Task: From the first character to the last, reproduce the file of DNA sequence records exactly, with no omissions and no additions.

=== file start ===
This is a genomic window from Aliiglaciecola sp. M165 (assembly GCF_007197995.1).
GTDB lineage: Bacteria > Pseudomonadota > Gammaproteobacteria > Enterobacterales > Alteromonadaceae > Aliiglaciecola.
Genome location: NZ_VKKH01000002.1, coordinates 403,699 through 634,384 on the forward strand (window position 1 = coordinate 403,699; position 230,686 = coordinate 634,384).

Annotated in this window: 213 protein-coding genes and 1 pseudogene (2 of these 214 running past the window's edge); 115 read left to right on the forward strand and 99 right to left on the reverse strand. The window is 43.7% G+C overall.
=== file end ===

This is a genomic window from Aliiglaciecola sp. M165 (assembly GCF_007197995.1).
GTDB lineage: Bacteria > Pseudomonadota > Gammaproteobacteria > Enterobacterales > Alteromonadaceae > Aliiglaciecola.
Genome location: NZ_VKKH01000002.1, coordinates 403,699 through 634,384 on the forward strand (window position 1 = coordinate 403,699; position 230,686 = coordinate 634,384).

Annotated in this window: 213 protein-coding genes and 1 pseudogene (2 of these 214 running past the window's edge); 115 read left to right on the forward strand and 99 right to left on the reverse strand. The window is 43.7% G+C overall.